“Ollivander said that the Dark Lord is powerful enough to channel through any wand. Its allegiance only matters in a match between the two.” He sounded odd, distracted, as if he were listening to a far away sound that only he could hear.

“Then we make sure Harry gets the mastery.”

“What are you suggesting? That we go against Dumbledore? That we storm Malfoy Manor? It would be suicide.”

“That’s exactly what I’m suggesting. It’s no worse than what he’s set up. What if we broke the Taboo? What would happen? Would we be taken to the Manor?”

“If you broke the Taboo, a gang of snatchers would come,” he said dully. “They would check you against their list of known renegades and Muggle-borns. The snatchers are not usually proper Death Eaters--it’s considered a demeaning job. So they would not have the power to call the Dark Lord directly. They might take you to the Manor--but Hermione, only Potter would be safe from murder on the spot, as everyone has orders to save him for the Dark Lord. And even Potter would only have moments to do what he needed to do before someone summoned him, before he arrived.”

“And if we were all disguised?”

“Then they might not take you to the Manor at all. Then you would likely be taken to the Ministry.”

“So we’d have to go as ourselves. Unless I made imperfect disguises. Enough to create confusion--”

“Perhaps,” he said, shaking his head and seeming to sink deeper into the bed. “But still, I think--”

Hermione yanked her hand from his. “Why won’t you help me?”

“Because I’ve chosen a side. I’ve chosen Dumbledore, and if--”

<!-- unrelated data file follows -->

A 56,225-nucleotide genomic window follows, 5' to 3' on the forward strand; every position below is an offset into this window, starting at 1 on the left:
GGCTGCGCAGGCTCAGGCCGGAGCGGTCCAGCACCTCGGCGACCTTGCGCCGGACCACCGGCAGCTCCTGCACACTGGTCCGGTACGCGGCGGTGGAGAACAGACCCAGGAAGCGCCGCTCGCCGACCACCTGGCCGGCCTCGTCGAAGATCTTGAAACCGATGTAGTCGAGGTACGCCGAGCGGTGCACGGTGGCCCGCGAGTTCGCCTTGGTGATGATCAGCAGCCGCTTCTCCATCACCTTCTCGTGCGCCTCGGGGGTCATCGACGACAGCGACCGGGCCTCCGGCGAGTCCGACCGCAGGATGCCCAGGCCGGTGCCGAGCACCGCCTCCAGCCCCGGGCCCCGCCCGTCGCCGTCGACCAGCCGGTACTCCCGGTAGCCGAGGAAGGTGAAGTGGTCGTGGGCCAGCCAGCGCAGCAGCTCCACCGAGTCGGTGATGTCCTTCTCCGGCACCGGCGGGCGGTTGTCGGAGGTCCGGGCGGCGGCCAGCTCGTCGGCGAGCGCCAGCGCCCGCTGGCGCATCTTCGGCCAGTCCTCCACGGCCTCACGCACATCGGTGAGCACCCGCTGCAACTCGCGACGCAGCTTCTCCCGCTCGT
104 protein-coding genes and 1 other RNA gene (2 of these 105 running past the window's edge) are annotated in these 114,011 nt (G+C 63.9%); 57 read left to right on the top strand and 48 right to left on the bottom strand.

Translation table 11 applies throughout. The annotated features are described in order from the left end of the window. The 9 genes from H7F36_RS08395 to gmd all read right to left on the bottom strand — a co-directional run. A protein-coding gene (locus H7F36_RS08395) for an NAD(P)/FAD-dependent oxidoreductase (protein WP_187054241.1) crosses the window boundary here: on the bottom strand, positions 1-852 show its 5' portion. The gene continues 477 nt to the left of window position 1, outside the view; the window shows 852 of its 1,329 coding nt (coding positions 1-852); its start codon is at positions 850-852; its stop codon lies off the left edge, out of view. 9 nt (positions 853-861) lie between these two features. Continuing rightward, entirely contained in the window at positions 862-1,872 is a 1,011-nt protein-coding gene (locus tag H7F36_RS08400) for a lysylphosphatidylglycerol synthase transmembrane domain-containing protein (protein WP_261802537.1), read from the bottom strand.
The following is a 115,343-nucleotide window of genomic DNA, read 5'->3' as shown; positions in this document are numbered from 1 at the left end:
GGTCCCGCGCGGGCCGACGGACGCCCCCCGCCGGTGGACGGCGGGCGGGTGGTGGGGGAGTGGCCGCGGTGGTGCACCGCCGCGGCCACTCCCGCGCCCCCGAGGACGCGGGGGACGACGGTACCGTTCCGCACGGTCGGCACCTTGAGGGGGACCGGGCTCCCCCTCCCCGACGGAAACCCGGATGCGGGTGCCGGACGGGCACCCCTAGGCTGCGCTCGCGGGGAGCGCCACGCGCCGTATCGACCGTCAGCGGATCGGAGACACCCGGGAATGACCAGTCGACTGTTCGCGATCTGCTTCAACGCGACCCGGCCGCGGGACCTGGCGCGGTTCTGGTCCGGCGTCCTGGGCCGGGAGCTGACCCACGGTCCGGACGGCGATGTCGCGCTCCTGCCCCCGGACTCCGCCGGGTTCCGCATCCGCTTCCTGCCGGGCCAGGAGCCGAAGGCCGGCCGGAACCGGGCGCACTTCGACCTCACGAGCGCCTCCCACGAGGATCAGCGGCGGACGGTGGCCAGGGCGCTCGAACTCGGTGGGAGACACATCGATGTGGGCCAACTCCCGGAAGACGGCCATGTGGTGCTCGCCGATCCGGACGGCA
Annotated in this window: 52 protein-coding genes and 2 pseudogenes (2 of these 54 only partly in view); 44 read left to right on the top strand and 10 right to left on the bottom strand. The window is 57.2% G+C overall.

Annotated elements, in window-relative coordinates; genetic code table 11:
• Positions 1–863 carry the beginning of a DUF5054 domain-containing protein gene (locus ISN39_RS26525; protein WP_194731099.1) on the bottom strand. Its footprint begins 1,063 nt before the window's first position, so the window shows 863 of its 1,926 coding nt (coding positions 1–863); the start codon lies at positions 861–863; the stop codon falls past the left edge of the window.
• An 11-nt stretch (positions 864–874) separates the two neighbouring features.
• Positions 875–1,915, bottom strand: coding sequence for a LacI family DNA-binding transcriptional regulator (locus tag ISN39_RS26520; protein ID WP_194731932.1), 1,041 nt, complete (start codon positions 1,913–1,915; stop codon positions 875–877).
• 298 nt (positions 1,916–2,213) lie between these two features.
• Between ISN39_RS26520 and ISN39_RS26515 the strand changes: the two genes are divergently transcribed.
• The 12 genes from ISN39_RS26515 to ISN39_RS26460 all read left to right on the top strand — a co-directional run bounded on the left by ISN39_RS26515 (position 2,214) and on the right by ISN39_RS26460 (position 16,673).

“You’re wrong, Severus. We’re not on Dumbledore’s side. We haven’t been for more than a year now, for as long as there’s been something to hide. We’re on our own side, on Harry’s side. Why have we been sharing our information if you are unwilling to act on it?”

“I can’t.”

“You can’t what? If we’re all slated to die anyway, what difference does it make to try?

She glared at him angrily and took his chin in her hand to force him to look at her, but what she saw in his eyes turned the anger into cold, numbing panic.


He looked at her, confused. His brain felt foggy and dark. What difference did it make to try? None. None at all. It would make no difference. They would be picked off, one by one, leaving no one who knew of the Horcruxes, no one to finish what they had started.

He closed his eyes. She seemed to go on and on… he heard the volume of her voice rising, but he could no longer make out the words. Voldemort was after Grindelwald. How soon until he knew? How much longer until these planned events began to take place? The Dark Lord had already begun to distance himself… Hermione and her friends had escaped Xeno Lovegood’s and still, he had not heard a thing…